Being a giant, beloved video game site has its downsides. For example, we sometimes neglect to give independent developers our coverage love (or loverage, if you will) as we get caught up in AAA, AAAA or the rare quintuple-A titles. To remedy that, we're giving indies the chance to create their own loverage and sell you, the fans, on their studios and products. This week we talk with Vlado Jokic, co-founder and El Presidente of Footloose Games about his puzzle game, Munchies' Lunch.
Who are you and what do you do at Footloose Games?
I'm Vlado and I'm the president and co-founder of Footloose Games. I'm a part of a small team of very talented people and I was the producer on our recently-released puzzle game Munchies' Lunch.
Why did you want to make games in the first place?
I would say my uncontrollable need to create, coupled with unexplored potential in the gaming medium.
What's your game called, and what's it about?
The game is called Munchies' Lunch and it's a unique puzzle-adventure game. While it's very simple to learn, Munchies' Lunch will take skill and patience to master.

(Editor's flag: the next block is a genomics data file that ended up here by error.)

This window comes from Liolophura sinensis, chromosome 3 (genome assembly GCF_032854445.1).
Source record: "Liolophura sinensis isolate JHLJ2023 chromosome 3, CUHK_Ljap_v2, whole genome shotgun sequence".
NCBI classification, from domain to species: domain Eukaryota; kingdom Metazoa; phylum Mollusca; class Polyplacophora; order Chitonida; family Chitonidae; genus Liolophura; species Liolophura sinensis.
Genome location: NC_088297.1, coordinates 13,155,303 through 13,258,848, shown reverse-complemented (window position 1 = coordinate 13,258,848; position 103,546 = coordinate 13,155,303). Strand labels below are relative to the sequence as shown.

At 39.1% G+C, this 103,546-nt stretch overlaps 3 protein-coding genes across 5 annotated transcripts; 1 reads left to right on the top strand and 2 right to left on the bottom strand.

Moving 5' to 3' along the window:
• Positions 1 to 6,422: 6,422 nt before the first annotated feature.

You play as Mrs. Munchie, the mother of a family that's been uprooted from their forest home. Your goal is to collect food for your kids while avoiding monsters in a grid-like field. The gameplay is focused on finding the best solution at your own pace, while taking advantage of foods with special abilities to gain an edge over your opponents.
What does this game mean to you? The game's story was inspired by my family's escape from the conflict in Yugoslavia during the early 90's. Mrs. Munchie, who is the game's lead character, is based on my own mother (I'm the kid with glasses). The courage, determination and unconditional love that my parents exemplified during that time of difficulty is a story worth sharing and I hope you draw as much inspiration from it as I did.
What are you proudest of about your game? I'm proud for having found a way to share my passion for games with my family. Having found a way to include my folks in the creation process and to tell our family's story is something that means more to me than all the commercial success in the world.